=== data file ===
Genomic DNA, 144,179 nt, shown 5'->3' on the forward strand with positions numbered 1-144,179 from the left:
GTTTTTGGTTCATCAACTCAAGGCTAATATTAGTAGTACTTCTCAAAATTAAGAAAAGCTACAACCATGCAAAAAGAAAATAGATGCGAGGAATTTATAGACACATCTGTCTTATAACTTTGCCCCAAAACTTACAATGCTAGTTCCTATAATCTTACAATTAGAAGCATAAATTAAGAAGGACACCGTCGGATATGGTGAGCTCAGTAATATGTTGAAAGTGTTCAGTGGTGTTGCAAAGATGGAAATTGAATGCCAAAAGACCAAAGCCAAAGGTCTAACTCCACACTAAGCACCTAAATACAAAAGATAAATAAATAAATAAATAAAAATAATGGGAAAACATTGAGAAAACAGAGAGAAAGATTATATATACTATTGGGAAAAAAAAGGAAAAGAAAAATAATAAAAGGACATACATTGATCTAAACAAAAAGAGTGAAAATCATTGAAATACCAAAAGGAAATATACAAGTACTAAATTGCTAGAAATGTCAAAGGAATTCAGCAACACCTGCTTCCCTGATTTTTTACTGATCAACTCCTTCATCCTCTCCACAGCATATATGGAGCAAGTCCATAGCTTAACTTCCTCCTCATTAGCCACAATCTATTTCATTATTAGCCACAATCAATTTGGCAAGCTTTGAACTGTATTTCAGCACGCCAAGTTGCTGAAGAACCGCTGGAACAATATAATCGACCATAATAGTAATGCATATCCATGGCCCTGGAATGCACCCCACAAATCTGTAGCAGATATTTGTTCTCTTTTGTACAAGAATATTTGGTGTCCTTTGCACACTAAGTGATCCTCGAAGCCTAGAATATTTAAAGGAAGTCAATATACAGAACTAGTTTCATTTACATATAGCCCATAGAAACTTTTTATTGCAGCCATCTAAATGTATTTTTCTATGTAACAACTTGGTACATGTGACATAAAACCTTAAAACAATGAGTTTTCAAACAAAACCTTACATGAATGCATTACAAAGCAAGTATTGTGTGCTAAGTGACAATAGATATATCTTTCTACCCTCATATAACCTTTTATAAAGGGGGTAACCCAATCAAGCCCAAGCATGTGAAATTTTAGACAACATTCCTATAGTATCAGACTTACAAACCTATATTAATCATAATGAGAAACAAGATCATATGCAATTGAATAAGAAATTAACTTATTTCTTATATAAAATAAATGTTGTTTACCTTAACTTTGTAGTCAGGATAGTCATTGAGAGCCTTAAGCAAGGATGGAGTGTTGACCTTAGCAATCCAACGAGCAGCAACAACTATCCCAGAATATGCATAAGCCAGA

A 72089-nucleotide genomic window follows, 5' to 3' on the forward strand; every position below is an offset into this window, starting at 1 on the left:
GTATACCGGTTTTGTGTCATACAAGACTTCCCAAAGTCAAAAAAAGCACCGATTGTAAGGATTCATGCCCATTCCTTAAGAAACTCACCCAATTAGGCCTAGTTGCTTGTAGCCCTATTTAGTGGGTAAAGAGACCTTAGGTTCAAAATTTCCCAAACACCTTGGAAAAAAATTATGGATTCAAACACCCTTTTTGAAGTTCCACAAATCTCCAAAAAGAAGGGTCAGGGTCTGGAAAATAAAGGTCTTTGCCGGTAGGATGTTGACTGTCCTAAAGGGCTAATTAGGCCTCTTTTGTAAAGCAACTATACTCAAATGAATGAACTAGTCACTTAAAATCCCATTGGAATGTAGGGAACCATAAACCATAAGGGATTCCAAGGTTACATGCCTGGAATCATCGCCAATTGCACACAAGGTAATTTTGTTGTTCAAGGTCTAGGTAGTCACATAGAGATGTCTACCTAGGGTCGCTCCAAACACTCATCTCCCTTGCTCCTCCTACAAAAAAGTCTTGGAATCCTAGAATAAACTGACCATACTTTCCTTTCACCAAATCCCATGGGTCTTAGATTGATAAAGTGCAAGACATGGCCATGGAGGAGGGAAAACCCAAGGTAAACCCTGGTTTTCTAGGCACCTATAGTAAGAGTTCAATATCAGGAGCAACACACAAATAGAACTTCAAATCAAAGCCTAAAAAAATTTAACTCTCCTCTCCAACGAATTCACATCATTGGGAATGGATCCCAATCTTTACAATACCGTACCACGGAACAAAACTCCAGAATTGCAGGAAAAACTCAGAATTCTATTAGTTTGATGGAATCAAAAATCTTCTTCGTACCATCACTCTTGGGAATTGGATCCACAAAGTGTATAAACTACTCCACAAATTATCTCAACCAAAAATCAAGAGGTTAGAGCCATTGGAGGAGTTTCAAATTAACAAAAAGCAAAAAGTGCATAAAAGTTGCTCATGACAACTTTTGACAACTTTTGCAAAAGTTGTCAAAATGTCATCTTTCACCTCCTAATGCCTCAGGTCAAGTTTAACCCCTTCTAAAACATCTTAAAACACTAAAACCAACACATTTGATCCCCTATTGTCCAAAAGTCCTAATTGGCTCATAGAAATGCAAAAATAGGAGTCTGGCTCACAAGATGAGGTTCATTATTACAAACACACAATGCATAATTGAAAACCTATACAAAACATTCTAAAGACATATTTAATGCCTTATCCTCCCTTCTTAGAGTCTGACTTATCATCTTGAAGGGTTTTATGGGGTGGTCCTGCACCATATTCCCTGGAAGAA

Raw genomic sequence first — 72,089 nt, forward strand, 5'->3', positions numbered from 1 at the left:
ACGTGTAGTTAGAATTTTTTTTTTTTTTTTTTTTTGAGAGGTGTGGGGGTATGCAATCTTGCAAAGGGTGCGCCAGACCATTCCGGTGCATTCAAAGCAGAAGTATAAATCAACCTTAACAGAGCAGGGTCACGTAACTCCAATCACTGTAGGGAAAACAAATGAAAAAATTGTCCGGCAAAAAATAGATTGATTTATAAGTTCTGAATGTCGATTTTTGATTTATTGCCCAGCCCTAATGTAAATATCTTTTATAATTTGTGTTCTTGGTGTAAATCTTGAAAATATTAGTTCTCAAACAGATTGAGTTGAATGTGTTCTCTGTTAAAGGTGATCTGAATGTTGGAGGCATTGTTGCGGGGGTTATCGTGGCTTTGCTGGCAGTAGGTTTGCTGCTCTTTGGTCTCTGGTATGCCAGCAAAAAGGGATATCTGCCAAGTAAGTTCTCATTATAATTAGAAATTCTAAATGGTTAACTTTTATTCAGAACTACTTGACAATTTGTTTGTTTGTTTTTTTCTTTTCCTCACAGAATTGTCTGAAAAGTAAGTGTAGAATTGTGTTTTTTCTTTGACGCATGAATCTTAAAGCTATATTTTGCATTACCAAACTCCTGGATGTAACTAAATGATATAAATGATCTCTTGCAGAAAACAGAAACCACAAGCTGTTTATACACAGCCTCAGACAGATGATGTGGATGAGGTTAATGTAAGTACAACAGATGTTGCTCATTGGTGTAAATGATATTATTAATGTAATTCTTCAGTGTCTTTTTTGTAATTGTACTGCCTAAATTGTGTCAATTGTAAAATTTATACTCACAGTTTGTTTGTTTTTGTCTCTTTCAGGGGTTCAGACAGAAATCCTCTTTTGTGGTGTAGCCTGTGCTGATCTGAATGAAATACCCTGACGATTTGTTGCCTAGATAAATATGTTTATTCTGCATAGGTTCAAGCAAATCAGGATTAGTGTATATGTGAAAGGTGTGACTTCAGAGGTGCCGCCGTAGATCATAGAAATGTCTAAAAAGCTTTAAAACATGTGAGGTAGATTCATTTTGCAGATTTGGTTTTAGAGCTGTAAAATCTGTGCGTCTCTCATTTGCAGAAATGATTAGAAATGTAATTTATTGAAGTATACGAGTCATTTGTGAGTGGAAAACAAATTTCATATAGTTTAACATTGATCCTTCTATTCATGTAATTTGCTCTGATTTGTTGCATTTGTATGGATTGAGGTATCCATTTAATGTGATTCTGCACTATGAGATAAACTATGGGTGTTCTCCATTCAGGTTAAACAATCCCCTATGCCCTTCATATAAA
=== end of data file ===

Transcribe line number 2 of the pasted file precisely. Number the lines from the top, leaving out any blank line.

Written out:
GTTTTTGGTTCATCAACTCAAGGCTAATATTAGTAGTACTTCTCAAAATTAAGAAAAGCTACAACCATGCAAAAAGAAAATAGATGCGAGGAATTTATAGACACATCTGTCTTATAACTTTGCCCCAAAACTTACAATGCTAGTTCCTATAATCTTACAATTAGAAGCATAAATTAAGAAGGACACCGTCGGATATGGTGAGCTCAGTAATATGTTGAAAGTGTTCAGTGGTGTTGCAAAGATGGAAATTGAATGCCAAAAGACCAAAGCCAAAGGTCTAACTCCACACTAAGCACCTAAATACAAAAGATAAATAAATAAATAAATAAAAATAATGGGAAAACATTGAGAAAACAGAGAGAAAGATTATATATACTATTGGGAAAAAAAAGGAAAAGAAAAATAATAAAAGGACATACATTGATCTAAACAAAAAGAGTGAAAATCATTGAAATACCAAAAGGAAATATACAAGTACTAAATTGCTAGAAATGTCAAAGGAATTCAGCAACACCTGCTTCCCTGATTTTTTACTGATCAACTCCTTCATCCTCTCCACAGCATATATGGAGCAAGTCCATAGCTTAACTTCCTCCTCATTAGCCACAATCTATTTCATTATTAGCCACAATCAATTTGGCAAGCTTTGAACTGTATTTCAGCACGCCAAGTTGCTGAAGAACCGCTGGAACAATATAATCGACCATAATAGTAATGCATATCCATGGCCCTGGAATGCACCCCACAAATCTGTAGCAGATATTTGTTCTCTTTTGTACAAGAATATTTGGTGTCCTTTGCACACTAAGTGATCCTCGAAGCCTAGAATATTTAAAGGAAGTCAATATACAGAACTAGTTTCATTTACATATAGCCCATAGAAACTTTTTATTGCAGCCATCTAAATGTATTTTTCTATGTAACAACTTGGTACATGTGACATAAAACCTTAAAACAATGAGTTTTCAAACAAAACCTTACATGAATGCATTACAAAGCAAGTATTGTGTGCTAAGTGACAATAGATATATCTTTCTACCCTCATATAACCTTTTATAAAGGGGGTAACCCAATCAAGCCCAAGCATGTGAAATTTTAGACAACATTCCTATAGTATCAGACTTACAAACCTATATTAATCATAATGAGAAACAAGATCATATGCAATTGAATAAGAAATTAACTTATTTCTTATATAAAATAAATGTTGTTTACCTTAACTTTGTAGTCAGGATAGTCATTGAGAGCCTTAAGCAAGGATGGAGTGTTGACCTTAGCAATCCAACGAGCAGCAACAACTATCCCAGAATATGCATAAGCCAGA